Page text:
Athene creates a contradiction between her wish–that there would never be gentle kings in the future–and the “real” case of Odysseus–he was a gentle king. The goddess created the contradiction to emphasize her indignation about the people in Ithaca who do not consider and value the gentleness of their absent king. Normally the two assertions, the universal and the specific, do not influence each other’s validity, for one of them is pertaining to the past and the other to the present, and what is more, one of them is not a “factual” statement, but a mere desire. In the above speech situation, however, they are related in a manner that stresses their contradictory character. The contradiction between the two assertions is not meant to deny the validity of an assertion but to fulfill a personal purpose of the speaker: to reproach the people in Ithaca, to curse them for their wrong conduct. They should experience the reign of a rough king so that they may appreciate the gentleness of Odysseus.(11) This is the second case in which we find that, according to the norms of formal logical thinking, there are two independent assertions that are in some way related to each other as if they were contradictory. Therefore, “oral contradiction” can exist between a reference to the past and a wish pertaining to the future. Egbert Bakker tries to grasp this problem in terms of oral performance:
Outside memory, in fact, the past does not even exist in oral societies, and without the “mind act” of remembering, the speech act of poetry would be impossible. With regard to this experience of the past as something-to-be-performed, our usual notion of past tense, geared as it is to reference, the correspondence between language and facts in the past, is particularly inappropriate. If the past is something that is remembered, it does not exist in recorded form but owes its existence to the verbalizing, introverted consciousness of the performer that draws it into the present. The past in fact becomes “present,” both in a temporal and in a spatial sense it is turned from “then” into “now” and “here” within the context of a special social event and through the actions of a special, authoritative speaker. (15) What is located in time is not so much the event referred to as the act of verbalization here and now,whereas the epic event itself is not referred to but instantiated, commemorated. (27) The epic singer is not concerned with excluding an event from the present, but with including the present statement in the accumulated mass of tradition. The singer does not deal with what is distant for its own sake, referring “objectively” to it, but insofar it can be made “near.” Epic discourse, then, as the language of myth and ritual, is to a certain degree tenseless . . . (28)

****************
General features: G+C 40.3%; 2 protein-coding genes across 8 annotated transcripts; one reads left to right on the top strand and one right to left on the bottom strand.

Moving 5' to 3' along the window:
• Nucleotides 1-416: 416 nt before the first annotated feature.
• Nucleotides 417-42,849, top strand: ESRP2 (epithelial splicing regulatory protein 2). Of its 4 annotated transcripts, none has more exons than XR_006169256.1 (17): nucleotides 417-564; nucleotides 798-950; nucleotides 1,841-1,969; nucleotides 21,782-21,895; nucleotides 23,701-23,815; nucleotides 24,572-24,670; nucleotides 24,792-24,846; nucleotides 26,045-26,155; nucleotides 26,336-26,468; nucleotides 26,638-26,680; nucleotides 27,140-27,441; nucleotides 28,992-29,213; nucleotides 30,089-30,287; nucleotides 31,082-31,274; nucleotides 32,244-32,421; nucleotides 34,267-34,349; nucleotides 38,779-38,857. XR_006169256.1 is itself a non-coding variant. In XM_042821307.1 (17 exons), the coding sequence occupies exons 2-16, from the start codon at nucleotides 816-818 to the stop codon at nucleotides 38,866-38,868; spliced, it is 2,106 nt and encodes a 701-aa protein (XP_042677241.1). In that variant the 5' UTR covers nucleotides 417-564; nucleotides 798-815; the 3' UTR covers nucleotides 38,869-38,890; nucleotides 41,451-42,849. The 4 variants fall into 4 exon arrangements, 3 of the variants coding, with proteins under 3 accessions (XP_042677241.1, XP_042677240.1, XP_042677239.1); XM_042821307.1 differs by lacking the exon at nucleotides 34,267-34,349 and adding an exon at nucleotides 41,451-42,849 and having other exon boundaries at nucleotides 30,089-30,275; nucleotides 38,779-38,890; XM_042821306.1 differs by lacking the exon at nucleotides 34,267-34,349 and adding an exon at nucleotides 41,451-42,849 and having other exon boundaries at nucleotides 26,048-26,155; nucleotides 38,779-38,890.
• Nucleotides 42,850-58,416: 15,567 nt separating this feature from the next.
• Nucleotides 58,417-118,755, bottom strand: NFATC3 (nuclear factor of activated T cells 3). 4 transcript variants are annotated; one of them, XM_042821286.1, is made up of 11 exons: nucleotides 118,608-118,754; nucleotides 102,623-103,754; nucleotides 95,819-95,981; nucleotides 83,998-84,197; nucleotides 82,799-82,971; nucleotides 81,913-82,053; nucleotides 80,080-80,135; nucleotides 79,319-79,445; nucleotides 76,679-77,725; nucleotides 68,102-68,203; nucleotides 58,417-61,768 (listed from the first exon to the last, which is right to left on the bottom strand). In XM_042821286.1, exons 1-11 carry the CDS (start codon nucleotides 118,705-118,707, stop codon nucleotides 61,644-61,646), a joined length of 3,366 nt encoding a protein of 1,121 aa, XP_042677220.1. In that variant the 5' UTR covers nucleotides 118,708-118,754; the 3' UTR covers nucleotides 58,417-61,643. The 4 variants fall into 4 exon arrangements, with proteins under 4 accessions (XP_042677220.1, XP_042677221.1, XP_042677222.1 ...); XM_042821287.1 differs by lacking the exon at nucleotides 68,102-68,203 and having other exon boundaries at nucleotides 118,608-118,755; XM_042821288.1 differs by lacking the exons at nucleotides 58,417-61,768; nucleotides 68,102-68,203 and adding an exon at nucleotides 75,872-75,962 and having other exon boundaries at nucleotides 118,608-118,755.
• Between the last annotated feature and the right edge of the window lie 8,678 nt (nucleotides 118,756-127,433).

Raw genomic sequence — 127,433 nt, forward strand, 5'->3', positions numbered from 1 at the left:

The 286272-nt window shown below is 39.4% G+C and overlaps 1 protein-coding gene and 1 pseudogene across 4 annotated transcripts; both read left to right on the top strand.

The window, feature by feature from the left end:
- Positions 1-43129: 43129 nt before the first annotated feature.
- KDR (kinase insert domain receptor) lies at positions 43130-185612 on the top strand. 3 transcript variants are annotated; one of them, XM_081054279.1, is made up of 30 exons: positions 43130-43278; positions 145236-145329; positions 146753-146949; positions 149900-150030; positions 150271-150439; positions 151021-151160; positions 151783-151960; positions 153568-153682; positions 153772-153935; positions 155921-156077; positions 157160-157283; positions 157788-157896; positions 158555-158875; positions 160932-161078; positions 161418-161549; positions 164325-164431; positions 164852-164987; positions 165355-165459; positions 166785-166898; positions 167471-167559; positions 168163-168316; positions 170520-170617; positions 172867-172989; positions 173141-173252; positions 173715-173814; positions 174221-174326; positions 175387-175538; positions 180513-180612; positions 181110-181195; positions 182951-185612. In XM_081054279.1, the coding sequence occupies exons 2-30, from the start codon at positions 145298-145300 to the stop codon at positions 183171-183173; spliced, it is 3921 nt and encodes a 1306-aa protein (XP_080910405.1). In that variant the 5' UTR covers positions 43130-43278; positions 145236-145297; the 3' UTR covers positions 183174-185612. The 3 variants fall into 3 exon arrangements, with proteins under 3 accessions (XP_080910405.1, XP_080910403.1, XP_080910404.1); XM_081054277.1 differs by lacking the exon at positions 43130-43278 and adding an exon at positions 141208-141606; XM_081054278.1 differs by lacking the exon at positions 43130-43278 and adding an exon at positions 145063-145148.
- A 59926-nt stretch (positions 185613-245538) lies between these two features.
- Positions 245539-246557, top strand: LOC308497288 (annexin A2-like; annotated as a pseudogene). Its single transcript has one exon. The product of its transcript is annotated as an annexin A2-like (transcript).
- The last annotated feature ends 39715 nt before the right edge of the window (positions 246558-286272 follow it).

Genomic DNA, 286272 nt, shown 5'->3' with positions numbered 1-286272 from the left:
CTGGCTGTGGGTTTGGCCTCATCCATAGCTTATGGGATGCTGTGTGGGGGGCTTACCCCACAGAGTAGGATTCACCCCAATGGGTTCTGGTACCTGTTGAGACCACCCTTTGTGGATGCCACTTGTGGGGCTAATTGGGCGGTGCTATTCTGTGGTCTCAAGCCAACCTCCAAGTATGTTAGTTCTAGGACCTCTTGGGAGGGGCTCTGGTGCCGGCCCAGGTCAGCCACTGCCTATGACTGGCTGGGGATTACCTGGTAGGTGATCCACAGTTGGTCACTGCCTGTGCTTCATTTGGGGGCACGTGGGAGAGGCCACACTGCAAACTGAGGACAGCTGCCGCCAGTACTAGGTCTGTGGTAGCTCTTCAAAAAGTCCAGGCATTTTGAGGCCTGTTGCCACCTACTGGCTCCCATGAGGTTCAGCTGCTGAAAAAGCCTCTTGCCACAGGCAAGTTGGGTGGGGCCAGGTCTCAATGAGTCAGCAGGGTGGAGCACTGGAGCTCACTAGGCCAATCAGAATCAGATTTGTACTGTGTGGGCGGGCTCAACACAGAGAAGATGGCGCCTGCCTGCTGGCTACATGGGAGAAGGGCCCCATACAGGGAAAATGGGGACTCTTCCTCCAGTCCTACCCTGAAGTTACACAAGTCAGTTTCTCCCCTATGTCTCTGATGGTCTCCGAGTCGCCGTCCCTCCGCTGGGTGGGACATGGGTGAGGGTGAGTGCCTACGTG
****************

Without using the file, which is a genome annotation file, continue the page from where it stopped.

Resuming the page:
Our interpretation is corroborated by Bakker’s insights: an assertion that pertains to the past and a wish that points to the future are to be interpreted in the present, in the actual speech situation, in the actual performance, because the raison d’être of the assertions in question is ultimately the reproach, the curse of Athene. In the course of the performance, tenses and different modes of assertion (curses, wishes, threats, promises) are melted into the intention of the actual speech act.
The above paradox sheds light on the fact that oral structures are incompatible with “written” logical structures that are designed for argumentation. Consequently, the concept of the “oral contradiction” is fundamentally different from the concept of “logical contradiction,” which appears only later in the age of writing in support of the construction of textually consistent stories and argumentations. The oral narrator is not, however, conscious of the requirements of the textual consistency; he is conscious only of the requirements of the actual speech situation.
In the Homeric epics, the frame of reference of universal statements is strictly confined by the actual purpose of the speaker and in some cases such statements paradoxically support the validity of a contradicting and related particular example. Odysseus describes his meeting with Nausicaa to Alcinous as follows:
“Then I saw the handmaids of your daughter upon the shore at play, and amid them was she, looking like a goddess. To her I made my prayer; and she in no way fell short of excellent understanding, such as you would not expect a young person meeting you to act upon; for younger people are always (aiei) thoughtless.” (Od.7.290-29)